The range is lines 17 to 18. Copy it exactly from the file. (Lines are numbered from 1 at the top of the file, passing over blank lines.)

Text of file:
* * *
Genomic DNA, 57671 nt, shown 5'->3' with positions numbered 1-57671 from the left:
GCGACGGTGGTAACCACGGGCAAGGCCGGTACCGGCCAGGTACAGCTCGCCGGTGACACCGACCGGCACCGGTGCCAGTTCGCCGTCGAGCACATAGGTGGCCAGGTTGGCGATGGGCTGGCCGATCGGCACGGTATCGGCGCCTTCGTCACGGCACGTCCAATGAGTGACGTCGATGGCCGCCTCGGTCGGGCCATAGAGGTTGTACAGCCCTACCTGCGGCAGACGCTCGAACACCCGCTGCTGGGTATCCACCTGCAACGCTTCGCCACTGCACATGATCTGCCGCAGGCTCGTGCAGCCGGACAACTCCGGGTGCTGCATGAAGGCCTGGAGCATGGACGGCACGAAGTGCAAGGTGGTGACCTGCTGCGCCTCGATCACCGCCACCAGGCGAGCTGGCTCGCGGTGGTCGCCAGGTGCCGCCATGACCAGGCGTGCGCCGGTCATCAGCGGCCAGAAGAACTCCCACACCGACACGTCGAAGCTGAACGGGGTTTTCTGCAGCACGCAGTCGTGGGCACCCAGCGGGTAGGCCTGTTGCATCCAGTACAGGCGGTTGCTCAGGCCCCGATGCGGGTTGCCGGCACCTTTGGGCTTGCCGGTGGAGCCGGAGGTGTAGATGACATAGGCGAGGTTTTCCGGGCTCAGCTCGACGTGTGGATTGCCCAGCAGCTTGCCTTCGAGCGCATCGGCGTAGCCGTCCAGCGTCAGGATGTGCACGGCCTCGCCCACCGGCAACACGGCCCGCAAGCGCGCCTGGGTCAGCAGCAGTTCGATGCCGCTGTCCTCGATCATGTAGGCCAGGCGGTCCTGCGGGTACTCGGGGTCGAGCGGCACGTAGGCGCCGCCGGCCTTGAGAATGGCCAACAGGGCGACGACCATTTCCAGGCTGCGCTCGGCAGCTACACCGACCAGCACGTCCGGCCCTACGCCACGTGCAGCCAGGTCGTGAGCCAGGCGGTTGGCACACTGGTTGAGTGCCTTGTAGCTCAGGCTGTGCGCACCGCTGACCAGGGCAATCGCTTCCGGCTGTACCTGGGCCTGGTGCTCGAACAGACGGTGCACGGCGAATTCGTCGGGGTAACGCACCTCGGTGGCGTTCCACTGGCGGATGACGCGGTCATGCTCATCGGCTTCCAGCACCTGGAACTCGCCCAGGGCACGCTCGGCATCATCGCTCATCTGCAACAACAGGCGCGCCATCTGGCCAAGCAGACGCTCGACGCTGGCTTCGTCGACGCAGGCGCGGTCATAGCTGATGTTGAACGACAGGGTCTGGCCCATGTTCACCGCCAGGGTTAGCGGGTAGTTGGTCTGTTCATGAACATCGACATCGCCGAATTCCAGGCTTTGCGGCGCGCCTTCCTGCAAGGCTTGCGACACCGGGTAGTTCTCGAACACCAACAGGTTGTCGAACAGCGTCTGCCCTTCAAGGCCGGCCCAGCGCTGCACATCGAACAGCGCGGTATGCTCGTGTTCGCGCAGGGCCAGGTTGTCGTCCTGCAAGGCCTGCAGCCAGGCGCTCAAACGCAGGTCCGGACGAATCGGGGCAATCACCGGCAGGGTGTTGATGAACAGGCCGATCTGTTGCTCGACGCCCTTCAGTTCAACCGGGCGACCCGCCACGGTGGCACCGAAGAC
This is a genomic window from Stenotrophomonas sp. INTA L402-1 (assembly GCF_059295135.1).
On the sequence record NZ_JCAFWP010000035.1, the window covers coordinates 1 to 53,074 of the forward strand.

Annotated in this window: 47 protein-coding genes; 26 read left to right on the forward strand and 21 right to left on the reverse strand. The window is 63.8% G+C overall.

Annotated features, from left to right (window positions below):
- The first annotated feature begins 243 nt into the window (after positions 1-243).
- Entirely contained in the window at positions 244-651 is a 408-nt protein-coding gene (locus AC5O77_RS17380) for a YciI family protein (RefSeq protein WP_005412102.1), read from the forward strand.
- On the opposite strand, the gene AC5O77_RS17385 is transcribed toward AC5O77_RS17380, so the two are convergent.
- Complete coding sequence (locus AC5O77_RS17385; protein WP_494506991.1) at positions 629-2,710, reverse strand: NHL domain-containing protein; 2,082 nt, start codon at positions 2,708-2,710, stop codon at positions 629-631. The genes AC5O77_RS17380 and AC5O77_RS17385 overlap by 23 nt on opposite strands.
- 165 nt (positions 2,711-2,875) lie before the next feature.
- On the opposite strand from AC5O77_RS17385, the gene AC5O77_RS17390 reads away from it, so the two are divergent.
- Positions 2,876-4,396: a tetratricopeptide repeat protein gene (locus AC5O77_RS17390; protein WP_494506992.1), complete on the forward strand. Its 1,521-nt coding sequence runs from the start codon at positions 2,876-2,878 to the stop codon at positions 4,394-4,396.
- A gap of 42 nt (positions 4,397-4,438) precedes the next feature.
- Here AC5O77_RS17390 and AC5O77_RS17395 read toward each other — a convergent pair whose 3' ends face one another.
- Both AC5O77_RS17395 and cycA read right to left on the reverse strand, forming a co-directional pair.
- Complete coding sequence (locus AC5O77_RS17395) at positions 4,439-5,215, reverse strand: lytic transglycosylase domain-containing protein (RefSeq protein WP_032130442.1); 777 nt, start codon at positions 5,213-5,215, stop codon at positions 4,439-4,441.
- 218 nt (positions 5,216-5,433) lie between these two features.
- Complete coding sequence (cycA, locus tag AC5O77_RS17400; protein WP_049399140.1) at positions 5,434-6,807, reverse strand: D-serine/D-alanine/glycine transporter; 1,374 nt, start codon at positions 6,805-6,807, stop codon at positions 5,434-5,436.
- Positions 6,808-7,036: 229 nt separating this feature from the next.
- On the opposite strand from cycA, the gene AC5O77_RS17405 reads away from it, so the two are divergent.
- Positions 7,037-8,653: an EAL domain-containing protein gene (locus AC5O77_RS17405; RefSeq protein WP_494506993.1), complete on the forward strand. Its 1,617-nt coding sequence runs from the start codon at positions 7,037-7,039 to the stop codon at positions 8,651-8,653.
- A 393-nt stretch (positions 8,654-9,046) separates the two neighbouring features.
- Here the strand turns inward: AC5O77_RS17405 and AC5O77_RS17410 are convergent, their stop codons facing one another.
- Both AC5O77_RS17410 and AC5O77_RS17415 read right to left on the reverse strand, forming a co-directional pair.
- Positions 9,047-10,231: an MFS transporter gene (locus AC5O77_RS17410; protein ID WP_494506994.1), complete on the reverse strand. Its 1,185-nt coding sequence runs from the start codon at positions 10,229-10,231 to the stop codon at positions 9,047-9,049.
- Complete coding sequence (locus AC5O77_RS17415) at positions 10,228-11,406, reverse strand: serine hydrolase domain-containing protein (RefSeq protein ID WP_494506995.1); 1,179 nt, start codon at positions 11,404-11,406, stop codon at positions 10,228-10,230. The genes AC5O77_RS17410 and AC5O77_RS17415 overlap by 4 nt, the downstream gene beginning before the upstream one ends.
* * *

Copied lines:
- Complete coding sequence (locus AC5O77_RS17395) at positions 4,439-5,215, reverse strand: lytic transglycosylase domain-containing protein (RefSeq protein WP_032130442.1); 777 nt, start codon at positions 5,213-5,215, stop codon at positions 4,439-4,441.
- 218 nt (positions 5,216-5,433) lie between these two features.